The MIT AgeLab, which is part of the Center for Transportation and Logistics at MIT, is looking for Tesla drivers to participate in a new research initiative that “analyzes advanced vehicle technology use in real-world scenarios.”

Tesla owners can earn up to $1,000 for participating in the study over a 12-month period, but it sounds like it is pretty intrusive.

The goal of the study is to make driving safe while using technology in a vehicle. The research group says that they are interested in “which technologies people use or do not use, how people learn and interact with each technology, and which technologies promote safe driving.”

Postdoctoral Associate at the MIT Agelab, Lex Fridman, shared bullet points of the research on his website:

  • Privacy is extremely important to us. All collected data is kept secure on MIT servers and can be removed on request.
  • All equipment we install is removable, has a small form-factor, and does not modify or damage the vehicle in any way.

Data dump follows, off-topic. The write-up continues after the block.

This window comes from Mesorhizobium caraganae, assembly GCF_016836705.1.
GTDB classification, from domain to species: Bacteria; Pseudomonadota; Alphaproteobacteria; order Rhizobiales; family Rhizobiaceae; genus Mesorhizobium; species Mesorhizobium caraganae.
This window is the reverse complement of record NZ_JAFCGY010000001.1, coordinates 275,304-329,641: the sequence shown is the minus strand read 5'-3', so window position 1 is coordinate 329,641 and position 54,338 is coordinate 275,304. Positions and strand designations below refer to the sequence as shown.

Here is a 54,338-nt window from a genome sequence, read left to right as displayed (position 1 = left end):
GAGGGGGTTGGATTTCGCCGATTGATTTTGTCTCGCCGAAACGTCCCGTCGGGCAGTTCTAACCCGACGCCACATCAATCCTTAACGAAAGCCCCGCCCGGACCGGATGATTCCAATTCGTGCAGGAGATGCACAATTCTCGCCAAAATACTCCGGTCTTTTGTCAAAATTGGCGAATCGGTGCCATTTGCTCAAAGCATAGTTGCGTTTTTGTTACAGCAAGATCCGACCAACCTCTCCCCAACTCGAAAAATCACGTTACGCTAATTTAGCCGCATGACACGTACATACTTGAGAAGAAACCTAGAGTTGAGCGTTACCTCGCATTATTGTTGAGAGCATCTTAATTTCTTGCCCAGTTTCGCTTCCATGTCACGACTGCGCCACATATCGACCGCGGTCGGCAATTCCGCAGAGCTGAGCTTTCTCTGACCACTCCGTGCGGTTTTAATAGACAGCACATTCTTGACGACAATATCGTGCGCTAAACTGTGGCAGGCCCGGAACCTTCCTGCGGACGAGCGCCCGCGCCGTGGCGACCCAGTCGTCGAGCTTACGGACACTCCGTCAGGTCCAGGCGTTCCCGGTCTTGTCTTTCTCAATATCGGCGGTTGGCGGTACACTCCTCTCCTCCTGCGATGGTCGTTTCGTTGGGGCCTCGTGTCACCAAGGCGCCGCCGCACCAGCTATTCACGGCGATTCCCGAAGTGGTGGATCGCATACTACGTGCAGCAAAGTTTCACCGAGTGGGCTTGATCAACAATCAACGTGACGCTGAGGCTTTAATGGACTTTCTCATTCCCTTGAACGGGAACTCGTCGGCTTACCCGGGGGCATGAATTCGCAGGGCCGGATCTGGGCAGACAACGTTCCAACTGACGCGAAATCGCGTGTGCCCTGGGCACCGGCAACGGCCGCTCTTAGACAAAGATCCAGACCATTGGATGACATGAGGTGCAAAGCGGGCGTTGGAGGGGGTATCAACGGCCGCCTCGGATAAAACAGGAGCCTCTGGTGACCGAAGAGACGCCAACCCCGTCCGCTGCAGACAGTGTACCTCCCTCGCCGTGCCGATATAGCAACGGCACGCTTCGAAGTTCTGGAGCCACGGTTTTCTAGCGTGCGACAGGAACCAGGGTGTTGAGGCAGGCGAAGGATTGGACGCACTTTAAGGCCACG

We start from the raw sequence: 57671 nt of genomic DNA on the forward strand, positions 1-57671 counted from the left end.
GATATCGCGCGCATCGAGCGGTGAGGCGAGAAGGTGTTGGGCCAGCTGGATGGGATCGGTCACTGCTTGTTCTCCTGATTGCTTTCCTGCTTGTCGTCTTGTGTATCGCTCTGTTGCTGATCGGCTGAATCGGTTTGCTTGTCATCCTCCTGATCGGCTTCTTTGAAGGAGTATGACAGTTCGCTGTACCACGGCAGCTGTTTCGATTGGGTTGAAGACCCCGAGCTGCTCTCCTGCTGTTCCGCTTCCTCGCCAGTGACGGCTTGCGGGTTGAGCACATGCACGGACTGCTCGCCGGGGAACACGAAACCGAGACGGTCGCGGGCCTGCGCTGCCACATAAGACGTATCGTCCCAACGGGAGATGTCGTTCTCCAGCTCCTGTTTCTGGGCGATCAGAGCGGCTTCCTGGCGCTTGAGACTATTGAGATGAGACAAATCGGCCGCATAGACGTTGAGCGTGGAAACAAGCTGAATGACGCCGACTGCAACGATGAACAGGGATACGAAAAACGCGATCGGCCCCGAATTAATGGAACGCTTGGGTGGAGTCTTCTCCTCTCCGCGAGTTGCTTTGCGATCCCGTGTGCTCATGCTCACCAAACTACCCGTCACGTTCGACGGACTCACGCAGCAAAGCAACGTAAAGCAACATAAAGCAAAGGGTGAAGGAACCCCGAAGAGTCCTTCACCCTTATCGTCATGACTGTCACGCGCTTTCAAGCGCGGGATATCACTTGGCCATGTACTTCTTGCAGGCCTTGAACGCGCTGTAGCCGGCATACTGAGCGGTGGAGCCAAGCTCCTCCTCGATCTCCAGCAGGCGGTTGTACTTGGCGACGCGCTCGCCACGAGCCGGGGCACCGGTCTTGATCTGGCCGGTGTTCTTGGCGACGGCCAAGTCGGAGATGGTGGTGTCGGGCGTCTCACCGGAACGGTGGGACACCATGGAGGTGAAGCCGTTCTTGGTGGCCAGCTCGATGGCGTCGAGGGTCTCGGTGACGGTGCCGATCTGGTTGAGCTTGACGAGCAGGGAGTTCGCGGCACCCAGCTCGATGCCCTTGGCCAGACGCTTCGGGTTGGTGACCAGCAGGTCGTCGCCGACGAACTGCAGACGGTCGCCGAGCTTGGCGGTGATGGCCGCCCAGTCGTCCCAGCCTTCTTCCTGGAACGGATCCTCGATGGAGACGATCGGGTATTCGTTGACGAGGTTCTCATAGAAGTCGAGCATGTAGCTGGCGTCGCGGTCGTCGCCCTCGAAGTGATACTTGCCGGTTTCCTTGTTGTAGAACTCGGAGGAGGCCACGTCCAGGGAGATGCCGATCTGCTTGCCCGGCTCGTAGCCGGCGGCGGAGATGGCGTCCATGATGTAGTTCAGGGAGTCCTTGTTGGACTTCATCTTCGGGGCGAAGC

• We collect video from 3 webcams, audio, GPS, vehicle telemetry (steering wheel position, etc). Since some of this data may be sensitive, we offer the ability to permanently delete any of this data.

It looks like the focus will be on the driver with webcams monitoring the use of technology in the car while driving, or while using Autopilot since they are especially looking for Tesla drivers?

If you don’t mind MIT researchers watching you lip-sync to your favorite tunes while driving to work in the morning, you could get fairly compensated while potentially make driving safer in the future.

MIT AgeLab estimates that a Tesla driver could earn about $1,000 for participating in the study for a year:

  • $150 for the initial instrumentation.
  • $50 per month of participation.
  • $50 for every time we are permitted to access the vehicle.
  • $50 for completing experimental questionnaires and interviews.

You can find more info and sign up on MIT AgeLab’s website.

Featured Image: A member of the media test drives a Tesla Motors Inc. Model S car equipped with Autopilot in Palo Alto, California, U.S., on Wednesday, Oct. 14, 2015. Photographer: David Paul Morris/Bloomberg via Getty Images

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